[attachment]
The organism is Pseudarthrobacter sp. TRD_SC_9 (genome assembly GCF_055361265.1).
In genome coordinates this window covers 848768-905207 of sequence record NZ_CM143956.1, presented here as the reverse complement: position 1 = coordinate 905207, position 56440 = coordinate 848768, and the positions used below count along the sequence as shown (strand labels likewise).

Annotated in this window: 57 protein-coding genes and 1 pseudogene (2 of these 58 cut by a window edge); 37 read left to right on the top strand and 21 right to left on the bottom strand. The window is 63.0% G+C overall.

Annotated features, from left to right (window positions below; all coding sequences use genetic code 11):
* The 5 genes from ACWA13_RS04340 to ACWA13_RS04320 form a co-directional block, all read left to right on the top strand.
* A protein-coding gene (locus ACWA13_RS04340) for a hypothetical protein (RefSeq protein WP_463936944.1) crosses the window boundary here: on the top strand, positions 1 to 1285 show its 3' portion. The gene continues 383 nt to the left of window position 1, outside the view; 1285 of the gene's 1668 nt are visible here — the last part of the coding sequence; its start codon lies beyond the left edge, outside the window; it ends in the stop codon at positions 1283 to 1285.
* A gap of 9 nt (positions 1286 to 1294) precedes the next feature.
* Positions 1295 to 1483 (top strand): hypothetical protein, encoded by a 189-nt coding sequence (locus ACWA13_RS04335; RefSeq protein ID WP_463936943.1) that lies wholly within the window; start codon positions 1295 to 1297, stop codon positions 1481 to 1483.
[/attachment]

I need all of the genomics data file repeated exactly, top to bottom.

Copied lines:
The organism is Pseudarthrobacter sp. TRD_SC_9 (genome assembly GCF_055361265.1).
In genome coordinates this window covers 848768-905207 of sequence record NZ_CM143956.1, presented here as the reverse complement: position 1 = coordinate 905207, position 56440 = coordinate 848768, and the positions used below count along the sequence as shown (strand labels likewise).

Annotated in this window: 57 protein-coding genes and 1 pseudogene (2 of these 58 cut by a window edge); 37 read left to right on the top strand and 21 right to left on the bottom strand. The window is 63.0% G+C overall.

Annotated features, from left to right (window positions below; all coding sequences use genetic code 11):
* The 5 genes from ACWA13_RS04340 to ACWA13_RS04320 form a co-directional block, all read left to right on the top strand.
* A protein-coding gene (locus ACWA13_RS04340) for a hypothetical protein (RefSeq protein WP_463936944.1) crosses the window boundary here: on the top strand, positions 1 to 1285 show its 3' portion. The gene continues 383 nt to the left of window position 1, outside the view; 1285 of the gene's 1668 nt are visible here — the last part of the coding sequence; its start codon lies beyond the left edge, outside the window; it ends in the stop codon at positions 1283 to 1285.
* A gap of 9 nt (positions 1286 to 1294) precedes the next feature.
* Positions 1295 to 1483 (top strand): hypothetical protein, encoded by a 189-nt coding sequence (locus ACWA13_RS04335; RefSeq protein ID WP_463936943.1) that lies wholly within the window; start codon positions 1295 to 1297, stop codon positions 1481 to 1483.